Here is the official press release:

Boy Scouts of America Monday, Jan. 28, 2013Attributable to: Deron Smith, Director of Public Relations
“For more than 100 years, Scouting’s focus has been on working together to deliver the nation’s foremost youth program of character development and values-based leadership training. Scouting has always been in an ongoing dialogue with the Scouting family to determine what is in the best interest of the organization and the young people we serve.

“Currently, the BSA is discussing potentially removing the national membership restriction regarding sexual orientation. This would mean there would no longer be any national policy regarding sexual orientation, and the chartered organizations that oversee and deliver Scouting would accept membership and select leaders consistent with each organization’s mission, principles, or religious beliefs. BSA members and parents would be able to choose a local unit that best meets the needs of their families. 
“The policy change under discussion would allow the religious, civic, or educational organizations that oversee and deliver Scouting to determine how to address this issue. The Boy Scouts would not, under any circumstances, dictate a position to units, members, or parents. Under this proposed policy, the BSA would not require any chartered organization to act in ways inconsistent with that organization’s mission, principles, or religious beliefs.” [emphasis added]

In other words, "We are tired of being pulled back and forth on this divisive issue, so we are just going to let individual local troops figure out how inclusive or exclusive they want to be. Hopefully, progressives and bigots alike will continue to give us money. Pretty, pretty please."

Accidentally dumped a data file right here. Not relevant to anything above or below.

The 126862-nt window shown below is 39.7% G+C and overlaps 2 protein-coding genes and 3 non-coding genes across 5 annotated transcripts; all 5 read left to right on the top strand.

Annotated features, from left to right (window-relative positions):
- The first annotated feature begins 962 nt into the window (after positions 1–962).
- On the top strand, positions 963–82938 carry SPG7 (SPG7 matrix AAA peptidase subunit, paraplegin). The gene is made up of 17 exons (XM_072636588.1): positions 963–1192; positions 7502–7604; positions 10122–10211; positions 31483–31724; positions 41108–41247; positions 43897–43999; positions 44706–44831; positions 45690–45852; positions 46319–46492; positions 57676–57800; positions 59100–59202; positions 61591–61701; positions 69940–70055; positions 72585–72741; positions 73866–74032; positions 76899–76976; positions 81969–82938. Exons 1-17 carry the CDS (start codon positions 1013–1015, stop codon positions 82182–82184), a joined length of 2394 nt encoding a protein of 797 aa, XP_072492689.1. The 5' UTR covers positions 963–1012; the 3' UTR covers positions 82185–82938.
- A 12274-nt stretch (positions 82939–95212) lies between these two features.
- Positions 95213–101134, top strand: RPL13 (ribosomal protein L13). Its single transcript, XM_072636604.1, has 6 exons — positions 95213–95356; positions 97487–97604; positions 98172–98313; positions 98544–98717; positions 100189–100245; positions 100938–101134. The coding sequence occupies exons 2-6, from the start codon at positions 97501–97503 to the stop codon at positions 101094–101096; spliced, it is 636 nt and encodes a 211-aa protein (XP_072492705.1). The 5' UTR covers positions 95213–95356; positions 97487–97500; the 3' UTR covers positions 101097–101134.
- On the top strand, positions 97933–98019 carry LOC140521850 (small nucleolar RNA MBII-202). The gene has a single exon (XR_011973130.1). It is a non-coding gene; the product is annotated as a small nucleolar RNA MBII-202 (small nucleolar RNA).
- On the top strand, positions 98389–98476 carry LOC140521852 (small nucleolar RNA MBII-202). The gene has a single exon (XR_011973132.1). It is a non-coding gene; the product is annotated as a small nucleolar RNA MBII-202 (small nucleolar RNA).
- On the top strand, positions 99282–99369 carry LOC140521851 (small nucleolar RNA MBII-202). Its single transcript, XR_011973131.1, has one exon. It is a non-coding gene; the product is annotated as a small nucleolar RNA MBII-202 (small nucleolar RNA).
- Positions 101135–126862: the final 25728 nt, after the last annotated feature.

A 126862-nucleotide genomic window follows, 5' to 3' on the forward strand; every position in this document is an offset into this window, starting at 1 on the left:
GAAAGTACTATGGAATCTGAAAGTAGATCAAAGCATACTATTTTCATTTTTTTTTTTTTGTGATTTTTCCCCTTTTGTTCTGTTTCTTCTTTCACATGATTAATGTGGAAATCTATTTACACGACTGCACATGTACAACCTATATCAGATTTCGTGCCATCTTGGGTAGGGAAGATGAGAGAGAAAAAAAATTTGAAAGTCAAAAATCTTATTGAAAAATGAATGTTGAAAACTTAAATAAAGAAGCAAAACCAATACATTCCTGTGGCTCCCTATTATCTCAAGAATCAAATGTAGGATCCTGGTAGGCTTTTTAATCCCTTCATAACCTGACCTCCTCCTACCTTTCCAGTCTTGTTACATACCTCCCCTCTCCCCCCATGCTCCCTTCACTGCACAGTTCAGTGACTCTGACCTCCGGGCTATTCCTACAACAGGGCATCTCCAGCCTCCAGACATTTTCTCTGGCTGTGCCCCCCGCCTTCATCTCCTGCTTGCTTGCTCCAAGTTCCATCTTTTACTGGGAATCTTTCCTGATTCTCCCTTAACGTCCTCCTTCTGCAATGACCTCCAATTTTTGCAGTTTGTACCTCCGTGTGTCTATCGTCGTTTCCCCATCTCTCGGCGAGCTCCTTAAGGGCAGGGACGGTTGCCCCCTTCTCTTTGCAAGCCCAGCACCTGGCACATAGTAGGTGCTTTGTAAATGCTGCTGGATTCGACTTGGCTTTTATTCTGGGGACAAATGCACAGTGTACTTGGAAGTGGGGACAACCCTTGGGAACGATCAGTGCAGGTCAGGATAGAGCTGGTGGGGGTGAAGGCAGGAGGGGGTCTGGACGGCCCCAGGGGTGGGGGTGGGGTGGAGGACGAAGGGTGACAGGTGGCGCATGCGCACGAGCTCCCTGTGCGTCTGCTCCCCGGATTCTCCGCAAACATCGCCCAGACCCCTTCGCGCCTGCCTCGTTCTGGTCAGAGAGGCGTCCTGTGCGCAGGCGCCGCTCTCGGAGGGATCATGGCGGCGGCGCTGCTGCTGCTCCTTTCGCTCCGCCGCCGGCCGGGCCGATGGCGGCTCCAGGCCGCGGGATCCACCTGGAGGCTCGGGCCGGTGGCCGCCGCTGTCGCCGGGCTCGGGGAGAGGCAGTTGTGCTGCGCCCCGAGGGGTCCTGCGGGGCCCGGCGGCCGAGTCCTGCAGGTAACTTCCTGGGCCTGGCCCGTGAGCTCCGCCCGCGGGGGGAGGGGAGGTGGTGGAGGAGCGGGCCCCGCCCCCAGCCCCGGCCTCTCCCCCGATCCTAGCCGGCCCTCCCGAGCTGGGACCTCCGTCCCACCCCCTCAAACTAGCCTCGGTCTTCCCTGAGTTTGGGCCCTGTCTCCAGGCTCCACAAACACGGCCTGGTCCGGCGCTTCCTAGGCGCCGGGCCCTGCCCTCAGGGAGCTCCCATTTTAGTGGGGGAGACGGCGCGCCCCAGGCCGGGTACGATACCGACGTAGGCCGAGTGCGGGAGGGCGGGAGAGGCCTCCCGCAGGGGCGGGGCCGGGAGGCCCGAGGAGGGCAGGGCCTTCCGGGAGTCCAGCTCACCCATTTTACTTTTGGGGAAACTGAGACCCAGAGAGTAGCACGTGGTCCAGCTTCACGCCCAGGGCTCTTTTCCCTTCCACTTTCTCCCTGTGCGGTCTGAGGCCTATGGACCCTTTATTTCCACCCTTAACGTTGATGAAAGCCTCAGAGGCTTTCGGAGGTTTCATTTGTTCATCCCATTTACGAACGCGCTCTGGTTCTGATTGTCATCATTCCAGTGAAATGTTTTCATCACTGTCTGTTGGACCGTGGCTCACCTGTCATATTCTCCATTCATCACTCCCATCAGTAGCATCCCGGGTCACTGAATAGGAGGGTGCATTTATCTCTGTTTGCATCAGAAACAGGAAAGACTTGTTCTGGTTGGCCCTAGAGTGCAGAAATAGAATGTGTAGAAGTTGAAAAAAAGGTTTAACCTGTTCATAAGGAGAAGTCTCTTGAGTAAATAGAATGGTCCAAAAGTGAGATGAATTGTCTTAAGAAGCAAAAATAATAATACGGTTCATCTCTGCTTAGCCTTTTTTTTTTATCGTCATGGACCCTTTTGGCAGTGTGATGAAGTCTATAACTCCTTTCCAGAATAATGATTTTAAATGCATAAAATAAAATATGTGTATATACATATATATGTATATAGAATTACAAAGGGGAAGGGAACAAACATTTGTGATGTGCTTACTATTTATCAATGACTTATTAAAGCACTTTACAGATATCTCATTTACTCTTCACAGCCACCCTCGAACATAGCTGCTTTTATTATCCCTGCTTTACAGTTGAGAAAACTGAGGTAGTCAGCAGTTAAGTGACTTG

Fine, I'll admit that this is progress for an organization with a fine tradition of "more than 100 years" of intolerance and bigotry and discrimination, but only marginally. It seems that the changes proposed are barely enough to appease people on either side. But whatever. It's their business. It's not like my tax money goes to fund their discrimination, right? ... 

The thing that I find most interesting about all this was a lesser known debacle a couple of months ago, which I think may very well have led to this proclamation being issued at this particular time.

As the Friendly Atheist points out, in September a troop in Maryland issued the following Non-Discrimination Policy:

It is a great policy. The very policy which the BSA should adopt nationally. But it was short lived as pressure from BSA higher-ups forced the troop to abandon their all-inclusive policy for this one:

This passive-aggressive left-hook caused somewhat of a stir at the time, but not so much at the national level. But as events have been developing lately, it seems to fit the timeline quite well to say this thorn in the BSA's side--coupled with increasingly shaky funding--is perhaps partially responsible for the change.